Friday, September 8, 2023

Build Your Own World on Off the Wall Friday

(The following post comes with a "My Opinion Only" Warning and you are more than welcome to disagree)

Look, I know artwork like everything else goes in and out of fashion.  But lately, I've noticed a LOT of art quilt work that is more derived from rather than inspired by another artist.  Now, I'm not talking about direct copying and using for profit as this article shows.   More like I see art quilts that look more like they were done by the same artist when they haven't been.

You can see where this can easily and innocently happen.  For instance, many famous art quilters are now giving classes online.  People take their classes because they admire their teacher's work. Now the student's work starts down the same creative path as the teacher.  It feels very derived.

The problem I have with that is that's where it ends.  The student doesn't grow.  I remember Timna Tarr saying (and I'm paraphrasing so forgive me Timna!), "The most enjoyment I get from teaching this class is seeing what my students do with it.  I hope you all come back with new ways to use what you learn this week."  I thought she pretty much said what all teachers hope. 

For the record, this rant isn't just directed toward art quilters but also traditional quilters!  Just because you're a traditional quilter doesn't mean you have to always follow the pattern of another designer.  (Of course, there is nothing wrong with that if that is what you want to do - revel in the craft of quilting.)  Still, as a traditional quilter, you too can develop a unique voice.

That said.....

 There is a lot of value in copying.

Wait!  What?!?

Yep, it's a great way to learn a technique or learn how to create different effects in your art.  Not to mention to gain confidence to move forward. So copy one.   But then what do you do?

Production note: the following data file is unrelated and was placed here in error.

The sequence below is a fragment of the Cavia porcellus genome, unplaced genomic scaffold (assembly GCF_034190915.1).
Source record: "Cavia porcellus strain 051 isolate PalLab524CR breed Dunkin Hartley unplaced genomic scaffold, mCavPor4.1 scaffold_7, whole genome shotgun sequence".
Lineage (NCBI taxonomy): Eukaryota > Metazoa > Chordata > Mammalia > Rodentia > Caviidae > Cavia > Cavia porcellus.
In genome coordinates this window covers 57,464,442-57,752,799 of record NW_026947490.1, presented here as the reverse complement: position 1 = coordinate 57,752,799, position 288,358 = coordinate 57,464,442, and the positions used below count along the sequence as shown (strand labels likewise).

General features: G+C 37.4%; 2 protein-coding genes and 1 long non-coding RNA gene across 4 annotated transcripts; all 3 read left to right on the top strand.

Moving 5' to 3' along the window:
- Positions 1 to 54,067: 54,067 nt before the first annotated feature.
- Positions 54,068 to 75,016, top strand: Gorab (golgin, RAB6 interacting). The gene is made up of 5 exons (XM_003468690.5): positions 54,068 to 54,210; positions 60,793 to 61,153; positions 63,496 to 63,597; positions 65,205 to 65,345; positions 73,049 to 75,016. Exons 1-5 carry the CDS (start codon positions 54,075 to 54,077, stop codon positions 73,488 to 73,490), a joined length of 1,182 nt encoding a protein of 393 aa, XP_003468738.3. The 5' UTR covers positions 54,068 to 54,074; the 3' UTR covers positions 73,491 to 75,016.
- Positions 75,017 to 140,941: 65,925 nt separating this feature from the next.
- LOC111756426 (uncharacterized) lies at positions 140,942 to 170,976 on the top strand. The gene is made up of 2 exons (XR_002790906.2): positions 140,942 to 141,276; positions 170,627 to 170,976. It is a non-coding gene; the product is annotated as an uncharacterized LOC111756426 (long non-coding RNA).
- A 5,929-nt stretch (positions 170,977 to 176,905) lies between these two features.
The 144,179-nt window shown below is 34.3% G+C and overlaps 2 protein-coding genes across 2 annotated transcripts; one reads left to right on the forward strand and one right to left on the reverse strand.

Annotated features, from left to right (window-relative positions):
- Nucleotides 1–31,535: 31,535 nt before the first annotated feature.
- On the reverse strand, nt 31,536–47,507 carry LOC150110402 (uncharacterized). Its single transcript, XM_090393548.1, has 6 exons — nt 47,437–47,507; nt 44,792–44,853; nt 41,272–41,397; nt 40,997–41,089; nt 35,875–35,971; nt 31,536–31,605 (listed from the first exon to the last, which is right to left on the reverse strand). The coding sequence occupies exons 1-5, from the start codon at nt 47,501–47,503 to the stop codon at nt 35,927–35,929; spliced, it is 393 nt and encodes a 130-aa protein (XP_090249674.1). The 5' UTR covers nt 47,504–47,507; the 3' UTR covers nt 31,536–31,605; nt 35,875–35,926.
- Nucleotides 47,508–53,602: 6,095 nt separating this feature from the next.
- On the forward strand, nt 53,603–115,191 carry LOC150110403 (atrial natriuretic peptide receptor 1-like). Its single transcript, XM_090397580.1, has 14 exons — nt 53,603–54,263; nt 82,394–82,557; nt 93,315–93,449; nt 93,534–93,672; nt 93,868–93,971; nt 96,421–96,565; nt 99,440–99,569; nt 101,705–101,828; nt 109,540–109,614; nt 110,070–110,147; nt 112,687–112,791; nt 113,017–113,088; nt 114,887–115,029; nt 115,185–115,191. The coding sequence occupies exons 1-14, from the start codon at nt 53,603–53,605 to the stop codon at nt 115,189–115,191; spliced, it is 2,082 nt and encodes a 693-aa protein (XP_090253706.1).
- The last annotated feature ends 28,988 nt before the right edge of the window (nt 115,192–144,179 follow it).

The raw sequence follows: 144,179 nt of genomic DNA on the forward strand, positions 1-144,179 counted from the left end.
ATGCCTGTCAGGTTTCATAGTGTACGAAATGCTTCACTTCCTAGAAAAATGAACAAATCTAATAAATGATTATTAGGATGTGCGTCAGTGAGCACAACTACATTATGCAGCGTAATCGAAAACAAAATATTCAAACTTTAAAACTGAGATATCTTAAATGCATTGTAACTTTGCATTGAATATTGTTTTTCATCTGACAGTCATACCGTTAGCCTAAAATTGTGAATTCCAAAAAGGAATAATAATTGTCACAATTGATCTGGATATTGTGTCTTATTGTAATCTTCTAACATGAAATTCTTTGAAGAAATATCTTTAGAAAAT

Take what you made and play "What If"
  • cut it apart and rearrange it
  • change the values
  • crop out small sections and change the scale of them
  • keep the composition but use a new technique
  • keep the technique but use a new composition  
You get the idea.  These are just a few....but the piece may still seem derived.  Now what?  Take the element you really like the most from your second piece and use THAT as the jumping-off place for your new piece.  Not only will your quilt feel more like you but it will be more fun to work on because it was your "favorite" part of the last two pieces.  

This is not the first time I've had this rant on this blog, it's just that after seeing the work that is being made out there, I thought was a good time to revisit the concept of developing your own style from what you have learned.  I know its harder.  I know you have to be braver.  But it will be well worth it!!

You find more posts on this subject under the tag "Steal Like an Artist"

This is what I've been thinking about as I spend hours hand appliquing...

What Have You Been Up to Creatively?

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1 comment:

Jo said...

That article on blatant stealing of art was eye opening. I recall that Paula Nadelstern won a lawsuit against a carpet company that copied one of her designs without permission. I have based some of my quilts on others' work, but I have always at least attempted to get permission. Where I got no response I didn't exhibit or try to sell my work. As to derivative quilts, I know that Quilt Canada's big show used to have a display category specifically for work created in a class. Maybe teachers whose students emulate their work should include a workshop bit to have students create a plan to make the technique their own. I realize the students are paying to learn the teacher's techniques, and that first efforts are likely to closely parallel the teacher's work.